Tuesday, September 6, 2011

Eldar Nebolsin Review

Eldar Nebolsin, piano
Bennett-Gordon Hall
Sunday, September 4, 2011. 6:00pm.


•Sonata in A, D. 664

•Sonata in E flat, Op. 7


•"Das Wandern", "Wohin", "Der Muller und der Bach"

•An die ferne Geliebte

•Totentanz (solo piano version)

Well, this is going to be one of "those" reviews.

When I write a review of a performance, I try to strive for something constructive; I think the perfect review is entertaining, informative and comprehensible to the prospective listener while at the same time remaining constructive and meaningful as as critique for the performer. If I had to sit down with Mr. Nebolsin and tell him what I thought of his performance, the conversation might go something like this:

Eldar Nebolsin: What did you think of my performance?
Pierre Miller: Well, it was certainly technically capable.
EN: That's all?
PM: Well, it was.
EN: If you had to sum it up in a word?
PM: In a single word? Affected.
EN: Really?
PM: Yes, the exposition of the first movement of the Beethoven sonata came with a good deal of chin wagging, and in the fourth movement, every hand crossing came with its own cutesy facial expression. I didn't see the Schubert sonata, but in the transcriptions, every time the music expressed humor, you brought everything to a full stop and made a cheesy grin. Fortunately, the rest of your Liszt was just as histrionic as it should be. To be honest, it's been a long time since I've seen anyone swivel, gyrate, gesticulate and pivot on their heel that much while sitting down who wasn't four years old.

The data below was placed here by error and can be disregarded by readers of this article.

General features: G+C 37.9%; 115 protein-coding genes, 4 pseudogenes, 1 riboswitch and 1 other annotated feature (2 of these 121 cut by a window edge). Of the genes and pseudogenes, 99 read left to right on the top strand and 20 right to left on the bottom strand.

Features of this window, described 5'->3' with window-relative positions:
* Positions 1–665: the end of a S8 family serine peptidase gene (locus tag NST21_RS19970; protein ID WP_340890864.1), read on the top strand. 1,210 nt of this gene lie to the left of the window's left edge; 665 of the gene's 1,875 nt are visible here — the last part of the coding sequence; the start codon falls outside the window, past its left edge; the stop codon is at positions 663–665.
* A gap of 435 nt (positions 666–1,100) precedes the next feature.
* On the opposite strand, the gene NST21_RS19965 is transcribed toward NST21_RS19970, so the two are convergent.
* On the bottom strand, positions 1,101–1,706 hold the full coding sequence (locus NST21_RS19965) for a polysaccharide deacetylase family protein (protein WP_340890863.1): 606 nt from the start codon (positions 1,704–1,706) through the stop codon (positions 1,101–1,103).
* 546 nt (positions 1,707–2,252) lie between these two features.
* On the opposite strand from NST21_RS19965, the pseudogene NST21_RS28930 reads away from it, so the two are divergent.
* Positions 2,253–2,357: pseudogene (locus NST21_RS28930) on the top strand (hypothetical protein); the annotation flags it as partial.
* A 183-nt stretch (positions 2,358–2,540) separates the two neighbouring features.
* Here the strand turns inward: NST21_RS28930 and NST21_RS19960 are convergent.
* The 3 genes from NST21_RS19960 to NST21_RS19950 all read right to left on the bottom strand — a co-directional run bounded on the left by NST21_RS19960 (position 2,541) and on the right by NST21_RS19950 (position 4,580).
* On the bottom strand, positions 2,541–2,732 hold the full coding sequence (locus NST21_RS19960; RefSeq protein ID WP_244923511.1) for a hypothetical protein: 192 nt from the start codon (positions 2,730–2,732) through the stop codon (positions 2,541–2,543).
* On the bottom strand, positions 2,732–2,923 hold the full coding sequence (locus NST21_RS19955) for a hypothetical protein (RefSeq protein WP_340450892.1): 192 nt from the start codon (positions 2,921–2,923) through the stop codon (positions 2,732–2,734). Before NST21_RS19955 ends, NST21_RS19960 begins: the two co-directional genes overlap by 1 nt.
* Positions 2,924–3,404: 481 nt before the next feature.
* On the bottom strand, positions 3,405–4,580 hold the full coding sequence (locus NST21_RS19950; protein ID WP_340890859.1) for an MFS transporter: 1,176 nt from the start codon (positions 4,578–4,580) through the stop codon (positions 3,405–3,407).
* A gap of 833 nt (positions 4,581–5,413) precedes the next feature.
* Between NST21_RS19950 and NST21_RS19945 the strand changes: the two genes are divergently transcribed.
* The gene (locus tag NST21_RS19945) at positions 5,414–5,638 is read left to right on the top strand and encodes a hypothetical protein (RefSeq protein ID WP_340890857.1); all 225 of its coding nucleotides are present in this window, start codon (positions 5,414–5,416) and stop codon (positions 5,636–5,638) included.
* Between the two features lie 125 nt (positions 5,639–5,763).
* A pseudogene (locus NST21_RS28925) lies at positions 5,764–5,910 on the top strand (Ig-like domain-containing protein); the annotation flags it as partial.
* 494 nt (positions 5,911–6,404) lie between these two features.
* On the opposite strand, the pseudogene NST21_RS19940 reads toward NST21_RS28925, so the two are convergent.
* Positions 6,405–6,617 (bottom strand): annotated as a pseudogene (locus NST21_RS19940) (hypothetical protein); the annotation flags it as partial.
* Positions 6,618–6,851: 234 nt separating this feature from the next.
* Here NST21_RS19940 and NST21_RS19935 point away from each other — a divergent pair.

EN: In two words?
PM: Incompletely polished. The Beethoven sonata was well played, but in the slow, emotional core of the sonata, you didn't let the music breathe enough. You tried to give it some breadth, but you only projected an incomplete sense of repose, which gave us the impression that the music was tired, but wasn't sleeping well. In the last two of the Schubert-Liszt pieces, your phrasing was nothing but virile statements: strong openings, strong closes–even in the weeping, sinuous lines of The Miller and the Brook, you took music that was weeping and tried to make it sound heroic. (And, not in a Cuba Gooding Jr. "strong and powerful through the tears" sort of way.) In the Beethoven-Liszt, you had your first really great emotional moment, but I don't think anybody noticed because it happened in the middle of a thick stack of boring, unknown, homogenous-sounding pieces. The bland harmony was irritating enough without having to hear you sight-read it and work out what you wanted to do with your touch. That reminds me of two other words I would use to describe your program.
EN: What's that?
PM: Oddly programmed. The Liszt transcriptions of An die fern Geliebte? Those were not forgotten masterworks. Nobody cares about them! Perhaps you knew that the music couldn't stand on its own without the benefit of text. This might explain why you distracted us by swirling around like a top. You intentionally made the last half of the program all Liszt–surely, Liszt wrote better things!
EN: What was the best part of the concert?
PM: I like that you took off your coat and untucked your shirt before you played the Totentanz. You played it well, and I liked the way you rewrote the ending. You ended the concert with a very good bang, and it earned you a standing ovation. However, it was kind of awkward the way you kept squeezing out encores even though the audience had almost completely stopped clapping and was packing up. Gauge us next time.